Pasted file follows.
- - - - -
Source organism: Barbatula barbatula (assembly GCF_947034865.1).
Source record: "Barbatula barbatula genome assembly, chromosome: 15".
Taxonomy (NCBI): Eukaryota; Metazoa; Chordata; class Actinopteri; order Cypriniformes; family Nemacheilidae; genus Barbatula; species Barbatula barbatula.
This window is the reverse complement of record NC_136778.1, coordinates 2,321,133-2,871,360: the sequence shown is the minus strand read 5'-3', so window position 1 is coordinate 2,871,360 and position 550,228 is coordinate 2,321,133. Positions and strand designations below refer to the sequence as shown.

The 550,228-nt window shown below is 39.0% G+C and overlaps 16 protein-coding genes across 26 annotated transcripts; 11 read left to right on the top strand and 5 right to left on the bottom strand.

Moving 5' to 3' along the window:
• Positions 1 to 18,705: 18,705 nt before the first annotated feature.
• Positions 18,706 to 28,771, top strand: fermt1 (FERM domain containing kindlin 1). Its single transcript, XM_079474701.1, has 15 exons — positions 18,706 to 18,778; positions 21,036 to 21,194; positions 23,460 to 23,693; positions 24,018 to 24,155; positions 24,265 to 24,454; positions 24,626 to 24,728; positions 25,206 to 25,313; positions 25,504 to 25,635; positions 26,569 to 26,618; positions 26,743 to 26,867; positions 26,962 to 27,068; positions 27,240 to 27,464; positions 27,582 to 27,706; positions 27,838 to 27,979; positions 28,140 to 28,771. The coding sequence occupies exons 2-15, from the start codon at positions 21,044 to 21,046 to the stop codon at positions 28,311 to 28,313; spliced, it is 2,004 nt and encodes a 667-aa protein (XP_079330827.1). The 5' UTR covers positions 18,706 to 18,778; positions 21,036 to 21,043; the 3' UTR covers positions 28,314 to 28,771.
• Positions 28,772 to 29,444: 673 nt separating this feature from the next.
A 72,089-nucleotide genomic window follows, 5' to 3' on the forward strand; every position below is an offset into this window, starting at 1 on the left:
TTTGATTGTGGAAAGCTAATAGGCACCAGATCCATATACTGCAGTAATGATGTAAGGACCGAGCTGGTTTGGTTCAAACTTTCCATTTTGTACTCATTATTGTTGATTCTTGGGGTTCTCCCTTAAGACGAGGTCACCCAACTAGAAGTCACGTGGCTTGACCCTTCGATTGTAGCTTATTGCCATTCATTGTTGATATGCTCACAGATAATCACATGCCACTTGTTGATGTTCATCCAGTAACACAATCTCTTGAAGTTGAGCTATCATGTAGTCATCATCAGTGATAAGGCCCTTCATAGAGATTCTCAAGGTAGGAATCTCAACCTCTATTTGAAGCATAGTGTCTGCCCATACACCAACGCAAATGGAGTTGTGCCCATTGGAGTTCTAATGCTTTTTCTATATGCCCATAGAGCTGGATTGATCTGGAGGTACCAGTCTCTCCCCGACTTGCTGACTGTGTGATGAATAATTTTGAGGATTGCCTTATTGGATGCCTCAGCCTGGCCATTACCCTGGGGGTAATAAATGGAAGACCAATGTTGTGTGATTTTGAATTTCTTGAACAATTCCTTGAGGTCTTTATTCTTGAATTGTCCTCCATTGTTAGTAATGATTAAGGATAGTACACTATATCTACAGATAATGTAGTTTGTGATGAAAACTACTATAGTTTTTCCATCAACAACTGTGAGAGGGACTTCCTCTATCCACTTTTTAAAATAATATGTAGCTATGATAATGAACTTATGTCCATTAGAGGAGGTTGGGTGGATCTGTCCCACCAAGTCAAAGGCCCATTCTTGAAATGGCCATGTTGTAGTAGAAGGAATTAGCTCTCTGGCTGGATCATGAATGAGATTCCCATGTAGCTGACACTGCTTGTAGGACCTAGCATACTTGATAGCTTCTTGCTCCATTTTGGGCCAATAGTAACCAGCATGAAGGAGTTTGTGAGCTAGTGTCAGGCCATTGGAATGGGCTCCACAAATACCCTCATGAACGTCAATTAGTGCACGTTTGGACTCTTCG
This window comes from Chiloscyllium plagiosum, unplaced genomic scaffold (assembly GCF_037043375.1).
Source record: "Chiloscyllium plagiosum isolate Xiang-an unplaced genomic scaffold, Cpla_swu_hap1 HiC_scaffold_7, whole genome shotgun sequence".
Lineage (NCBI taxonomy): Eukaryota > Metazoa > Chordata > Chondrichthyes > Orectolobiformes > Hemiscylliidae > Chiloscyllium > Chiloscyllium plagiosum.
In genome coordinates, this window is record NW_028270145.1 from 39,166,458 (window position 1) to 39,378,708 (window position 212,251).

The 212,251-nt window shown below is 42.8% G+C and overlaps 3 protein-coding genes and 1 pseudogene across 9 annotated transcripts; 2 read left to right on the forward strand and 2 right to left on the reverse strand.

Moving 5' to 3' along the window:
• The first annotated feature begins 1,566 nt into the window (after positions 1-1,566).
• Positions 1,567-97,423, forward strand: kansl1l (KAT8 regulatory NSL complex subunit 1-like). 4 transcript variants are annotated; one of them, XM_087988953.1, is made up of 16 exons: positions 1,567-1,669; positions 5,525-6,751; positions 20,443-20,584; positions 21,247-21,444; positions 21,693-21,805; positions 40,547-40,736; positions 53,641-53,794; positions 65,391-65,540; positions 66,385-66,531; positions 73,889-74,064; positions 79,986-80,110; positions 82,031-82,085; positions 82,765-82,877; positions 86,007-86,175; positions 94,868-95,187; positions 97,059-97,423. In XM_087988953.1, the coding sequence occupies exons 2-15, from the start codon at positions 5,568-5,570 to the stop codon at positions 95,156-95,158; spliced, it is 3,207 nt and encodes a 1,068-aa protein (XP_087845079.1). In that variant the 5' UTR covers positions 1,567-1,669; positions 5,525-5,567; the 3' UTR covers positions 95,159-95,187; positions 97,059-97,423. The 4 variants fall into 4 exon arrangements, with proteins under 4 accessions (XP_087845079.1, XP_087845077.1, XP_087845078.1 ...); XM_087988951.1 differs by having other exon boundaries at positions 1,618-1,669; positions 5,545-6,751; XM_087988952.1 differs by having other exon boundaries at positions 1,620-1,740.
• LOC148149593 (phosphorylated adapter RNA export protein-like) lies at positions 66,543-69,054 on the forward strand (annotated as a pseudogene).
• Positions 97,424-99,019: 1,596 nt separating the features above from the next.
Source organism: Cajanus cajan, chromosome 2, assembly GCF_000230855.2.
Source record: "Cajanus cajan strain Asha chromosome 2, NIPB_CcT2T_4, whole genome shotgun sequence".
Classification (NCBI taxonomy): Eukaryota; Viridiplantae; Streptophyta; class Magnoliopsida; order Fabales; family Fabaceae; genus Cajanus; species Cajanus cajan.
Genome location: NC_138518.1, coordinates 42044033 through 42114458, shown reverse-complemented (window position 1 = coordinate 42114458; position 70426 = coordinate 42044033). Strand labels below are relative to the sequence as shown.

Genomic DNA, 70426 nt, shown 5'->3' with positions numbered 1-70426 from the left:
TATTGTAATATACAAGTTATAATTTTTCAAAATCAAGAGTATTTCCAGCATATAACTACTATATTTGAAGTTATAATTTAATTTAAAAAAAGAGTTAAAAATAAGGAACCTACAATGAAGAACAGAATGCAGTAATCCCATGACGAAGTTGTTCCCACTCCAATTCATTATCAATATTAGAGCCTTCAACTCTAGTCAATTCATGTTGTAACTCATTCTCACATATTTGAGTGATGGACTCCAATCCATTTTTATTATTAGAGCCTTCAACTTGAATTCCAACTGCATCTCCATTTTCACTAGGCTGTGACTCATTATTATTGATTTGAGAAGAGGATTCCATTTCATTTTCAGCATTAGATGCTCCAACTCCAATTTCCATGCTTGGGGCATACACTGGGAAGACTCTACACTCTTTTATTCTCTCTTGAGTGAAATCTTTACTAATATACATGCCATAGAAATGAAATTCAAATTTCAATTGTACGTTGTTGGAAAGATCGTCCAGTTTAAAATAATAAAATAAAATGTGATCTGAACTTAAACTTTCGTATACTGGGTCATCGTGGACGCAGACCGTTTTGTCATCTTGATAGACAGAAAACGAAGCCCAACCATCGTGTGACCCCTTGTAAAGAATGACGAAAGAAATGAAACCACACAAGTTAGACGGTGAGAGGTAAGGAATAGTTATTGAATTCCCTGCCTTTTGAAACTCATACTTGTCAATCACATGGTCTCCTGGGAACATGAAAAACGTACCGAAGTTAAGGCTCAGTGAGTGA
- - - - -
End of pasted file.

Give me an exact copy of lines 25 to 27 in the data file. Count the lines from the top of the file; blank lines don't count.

Genome location: NC_138518.1, coordinates 42044033 through 42114458, shown reverse-complemented (window position 1 = coordinate 42114458; position 70426 = coordinate 42044033). Strand labels below are relative to the sequence as shown.

Genomic DNA, 70426 nt, shown 5'->3' with positions numbered 1-70426 from the left:
TATTGTAATATACAAGTTATAATTTTTCAAAATCAAGAGTATTTCCAGCATATAACTACTATATTTGAAGTTATAATTTAATTTAAAAAAAGAGTTAAAAATAAGGAACCTACAATGAAGAACAGAATGCAGTAATCCCATGACGAAGTTGTTCCCACTCCAATTCATTATCAATATTAGAGCCTTCAACTCTAGTCAATTCATGTTGTAACTCATTCTCACATATTTGAGTGATGGACTCCAATCCATTTTTATTATTAGAGCCTTCAACTTGAATTCCAACTGCATCTCCATTTTCACTAGGCTGTGACTCATTATTATTGATTTGAGAAGAGGATTCCATTTCATTTTCAGCATTAGATGCTCCAACTCCAATTTCCATGCTTGGGGCATACACTGGGAAGACTCTACACTCTTTTATTCTCTCTTGAGTGAAATCTTTACTAATATACATGCCATAGAAATGAAATTCAAATTTCAATTGTACGTTGTTGGAAAGATCGTCCAGTTTAAAATAATAAAATAAAATGTGATCTGAACTTAAACTTTCGTATACTGGGTCATCGTGGACGCAGACCGTTTTGTCATCTTGATAGACAGAAAACGAAGCCCAACCATCGTGTGACCCCTTGTAAAGAATGACGAAAGAAATGAAACCACACAAGTTAGACGGTGAGAGGTAAGGAATAGTTATTGAATTCCCTGCCTTTTGAAACTCATACTTGTCAATCACATGGTCTCCTGGGAACATGAAAAACGTACCGAAGTTAAGGCTCAGTGAGTGA